Archives New Zealand’s Māori consultative group, Te Pae Whakawairua, provides the Chief Archivist and Chief Executive with independent advice to ensure all our services meet the needs of Māori now and in the future.
Te Pae Whakawairua generally meets at Archives New Zealand four times a year. They provide advice, direction, perspective and feedback to the Chief Executive on:
• the aspirations of Māori, and how Archives New Zealand can contribute to achieving them
• the Responsiveness to Māori programme
• the development of key business and corporate plans and documents
• providing a service that is relevant and appropriate to Māori
• communication to Māori about Archives New Zealand’s services.
Mark is a managing trustee of the Wellington Tenths Trust and the Palmerston North Māori Reserve Trust. The Trust administers Māori reserve lands, largely in urban Wellington.
Mark is also the chairman of Matiu/Somes Charitable Trust.
Aroha (Kaitakawaenga) manages the Iwi Relationships Team at the New Plymouth District Council where she assists the council in developing enduring and strong relationships with iwi and hapū and the Māori community. She also coaches and mentors Māori staff at the council. As part of the council’s executive management team, she ensures there is a strategic focus on issues important to tangata whenua at the management and operational level.
Aroha is also a past member of Te Rōpū Whakahau — an organisation which unites Māori librarian and information specialists in Aotearoa New Zealand.
Hinerangi has been involved with Archives New Zealand for a number of years. She helped establish Te Pae Whakawairua in 2003 and was the first Kaiarahi (Māori Manager) at Archives New Zealand. She was council member on ARANZ in 2002 and over the years has been actively involved in LIANZA, Te Ropu Whakahau and Museums Aotearoa — Kaitiaki.
Hinerangi is an independent consultant and has been involved in a number of Māori heritage and information projects. She continues this exciting work from her home base in Tai Tokerau (Northland).
Lesley is the deputy chairperson at Te Runanga o Waihao, a director on the Waiho Holding Company and currently works for Ngai Tahu Holdings Group as the group administration and procurement leader.
She has worked for Ngai Tahu Development and Te Rūnanga o Ngāi Tahu over the last eight years where she has implemented, maintained and reviewed systems and policies for records, administration and operational systems and services. During this time she worked in the Kaihiku team assisting with project management at Waihao and Arowhenua Rūnanga and in the Te Waka Reo team facilitating contracts. She was also responsible for Ngāi Tahu records and archives and set up a Ngai Tahu resource and reference library as well as retention and disposal schedules for the appraisal of records.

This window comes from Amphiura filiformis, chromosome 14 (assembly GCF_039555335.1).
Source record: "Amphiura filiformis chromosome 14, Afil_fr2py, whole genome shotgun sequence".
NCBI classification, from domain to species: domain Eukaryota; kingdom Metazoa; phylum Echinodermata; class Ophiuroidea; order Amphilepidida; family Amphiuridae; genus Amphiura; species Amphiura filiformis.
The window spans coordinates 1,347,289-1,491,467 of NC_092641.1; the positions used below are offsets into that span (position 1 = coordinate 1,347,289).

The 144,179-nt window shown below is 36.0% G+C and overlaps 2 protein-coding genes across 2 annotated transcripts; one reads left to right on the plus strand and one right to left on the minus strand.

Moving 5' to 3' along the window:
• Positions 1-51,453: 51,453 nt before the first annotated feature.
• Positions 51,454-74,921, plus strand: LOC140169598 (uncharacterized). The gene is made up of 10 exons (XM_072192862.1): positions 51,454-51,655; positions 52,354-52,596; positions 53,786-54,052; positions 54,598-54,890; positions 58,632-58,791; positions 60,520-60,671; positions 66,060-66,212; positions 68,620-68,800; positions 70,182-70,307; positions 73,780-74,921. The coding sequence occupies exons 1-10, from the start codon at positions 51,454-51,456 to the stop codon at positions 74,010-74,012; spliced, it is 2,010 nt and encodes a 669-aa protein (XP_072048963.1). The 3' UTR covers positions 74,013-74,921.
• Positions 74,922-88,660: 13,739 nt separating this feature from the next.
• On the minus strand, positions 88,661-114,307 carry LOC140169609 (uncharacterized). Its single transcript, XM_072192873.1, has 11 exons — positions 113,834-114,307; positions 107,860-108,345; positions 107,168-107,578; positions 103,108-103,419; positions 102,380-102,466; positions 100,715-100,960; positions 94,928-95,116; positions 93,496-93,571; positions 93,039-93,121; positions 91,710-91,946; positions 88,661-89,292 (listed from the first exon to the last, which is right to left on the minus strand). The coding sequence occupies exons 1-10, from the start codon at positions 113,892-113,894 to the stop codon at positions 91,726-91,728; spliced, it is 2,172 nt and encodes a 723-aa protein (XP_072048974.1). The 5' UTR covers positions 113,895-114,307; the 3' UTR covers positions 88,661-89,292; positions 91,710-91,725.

Lesley has recently co-led a project with Archives New Zealand Christchurch to digitise early 19th century records and make them available to Ngai Tahu communities.
Aroha is a senior lecturer in Māori Business at Victoria Management School, Victoria University of Wellington. She currently chairs the IUCN Commission on Environmental, Economic & Social Policy (CEESP) , a global multidisciplinary Commission of over 1000 members from throughout the world. She is also a founding member and co-chair of Call of the Earth, Llamado de la tierra, an international initiative on indigenous intellectual property policy. She has been involved in indigenous cultural and intellectual property and environmental issues for over 30 years at tribal, national, Pacific regional and international levels. Aroha’s focus is on the empowerment of local indigenous communities to initiate, manage and provide critical analysis of research, policy and legislation relevant to them, particularly in relation to indigenous collective bio-cultural heritage.
Shane works as a cultural consultant and advisor to Kowhai Consulting Ltd. He is highly regarded for his oratory and knowledge of Tikanga Māori having a special regard for the traditions and history of Ngāti Maniapoto. Shane is actively involved with his marae, Te Kōpua Marae, as a trustee and as the principal orator and keeper of the knowledge and traditions. He is dedicated to the retention and promotion of the Māori language and traditions and is a member of the Board of Ōparure Kōhanga Reo and past trustee of Te Kura Kaupapa o Ōparure.
Shane is also a trustee of Tui Trust, a trust that looks for ways to benefit children and the environment and provide for the relief of cultural poverty. With regard to the latter Shane has produced a number of publications outlining the uniqueness of the Maniapoto region and its people. Tui Trust is looking to undertake future projects to assist in the areas of safeguarding, preserving and promulgating the cultural wealth of the Ngāti Maniapoto people.
Rawiri lives in Uawa (Tologa Bay) and is interested in whanau, hapū and iwi whakapapa and research. Rawiri has a Masters of Māori and Management and is currently studying towards his PhD in Māori Studies at Te Wānanga o Awanuiārangi. He is an avid researcher and tutors part time for Te Wānanga-o-Raukawa in iwi and hapū studies.